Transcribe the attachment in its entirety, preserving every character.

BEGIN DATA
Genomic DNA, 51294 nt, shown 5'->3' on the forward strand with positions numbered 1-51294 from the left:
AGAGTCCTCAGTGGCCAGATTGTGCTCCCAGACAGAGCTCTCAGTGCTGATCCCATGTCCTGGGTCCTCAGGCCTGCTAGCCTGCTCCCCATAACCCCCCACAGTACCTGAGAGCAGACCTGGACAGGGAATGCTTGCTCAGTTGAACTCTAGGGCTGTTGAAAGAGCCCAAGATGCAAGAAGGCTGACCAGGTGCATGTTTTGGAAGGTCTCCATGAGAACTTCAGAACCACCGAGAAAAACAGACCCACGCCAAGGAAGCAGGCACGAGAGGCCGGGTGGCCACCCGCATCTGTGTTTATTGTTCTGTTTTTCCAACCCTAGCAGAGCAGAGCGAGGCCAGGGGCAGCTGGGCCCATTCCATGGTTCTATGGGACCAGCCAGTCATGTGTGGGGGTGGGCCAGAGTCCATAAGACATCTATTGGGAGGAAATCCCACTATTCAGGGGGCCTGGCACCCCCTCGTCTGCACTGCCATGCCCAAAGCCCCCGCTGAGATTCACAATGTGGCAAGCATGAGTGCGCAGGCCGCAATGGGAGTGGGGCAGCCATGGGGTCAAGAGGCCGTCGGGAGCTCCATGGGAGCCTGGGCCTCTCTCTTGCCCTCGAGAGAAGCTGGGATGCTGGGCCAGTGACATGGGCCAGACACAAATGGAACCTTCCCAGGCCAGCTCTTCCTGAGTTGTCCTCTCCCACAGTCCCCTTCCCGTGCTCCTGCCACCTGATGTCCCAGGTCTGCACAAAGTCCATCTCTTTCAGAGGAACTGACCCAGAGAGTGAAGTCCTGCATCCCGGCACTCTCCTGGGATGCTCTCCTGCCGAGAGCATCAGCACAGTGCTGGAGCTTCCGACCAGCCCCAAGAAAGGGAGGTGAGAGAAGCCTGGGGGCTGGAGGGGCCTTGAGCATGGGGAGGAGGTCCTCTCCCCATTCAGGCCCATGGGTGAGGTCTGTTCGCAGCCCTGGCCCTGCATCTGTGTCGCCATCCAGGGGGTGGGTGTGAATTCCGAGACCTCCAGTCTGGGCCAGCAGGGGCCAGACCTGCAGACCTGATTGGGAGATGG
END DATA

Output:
Genomic DNA, 51294 nt, shown 5'->3' on the forward strand with positions numbered 1-51294 from the left:
AGAGTCCTCAGTGGCCAGATTGTGCTCCCAGACAGAGCTCTCAGTGCTGATCCCATGTCCTGGGTCCTCAGGCCTGCTAGCCTGCTCCCCATAACCCCCCACAGTACCTGAGAGCAGACCTGGACAGGGAATGCTTGCTCAGTTGAACTCTAGGGCTGTTGAAAGAGCCCAAGATGCAAGAAGGCTGACCAGGTGCATGTTTTGGAAGGTCTCCATGAGAACTTCAGAACCACCGAGAAAAACAGACCCACGCCAAGGAAGCAGGCACGAGAGGCCGGGTGGCCACCCGCATCTGTGTTTATTGTTCTGTTTTTCCAACCCTAGCAGAGCAGAGCGAGGCCAGGGGCAGCTGGGCCCATTCCATGGTTCTATGGGACCAGCCAGTCATGTGTGGGGGTGGGCCAGAGTCCATAAGACATCTATTGGGAGGAAATCCCACTATTCAGGGGGCCTGGCACCCCCTCGTCTGCACTGCCATGCCCAAAGCCCCCGCTGAGATTCACAATGTGGCAAGCATGAGTGCGCAGGCCGCAATGGGAGTGGGGCAGCCATGGGGTCAAGAGGCCGTCGGGAGCTCCATGGGAGCCTGGGCCTCTCTCTTGCCCTCGAGAGAAGCTGGGATGCTGGGCCAGTGACATGGGCCAGACACAAATGGAACCTTCCCAGGCCAGCTCTTCCTGAGTTGTCCTCTCCCACAGTCCCCTTCCCGTGCTCCTGCCACCTGATGTCCCAGGTCTGCACAAAGTCCATCTCTTTCAGAGGAACTGACCCAGAGAGTGAAGTCCTGCATCCCGGCACTCTCCTGGGATGCTCTCCTGCCGAGAGCATCAGCACAGTGCTGGAGCTTCCGACCAGCCCCAAGAAAGGGAGGTGAGAGAAGCCTGGGGGCTGGAGGGGCCTTGAGCATGGGGAGGAGGTCCTCTCCCCATTCAGGCCCATGGGTGAGGTCTGTTCGCAGCCCTGGCCCTGCATCTGTGTCGCCATCCAGGGGGTGGGTGTGAATTCCGAGACCTCCAGTCTGGGCCAGCAGGGGCCAGACCTGCAGACCTGATTGGGAGATGG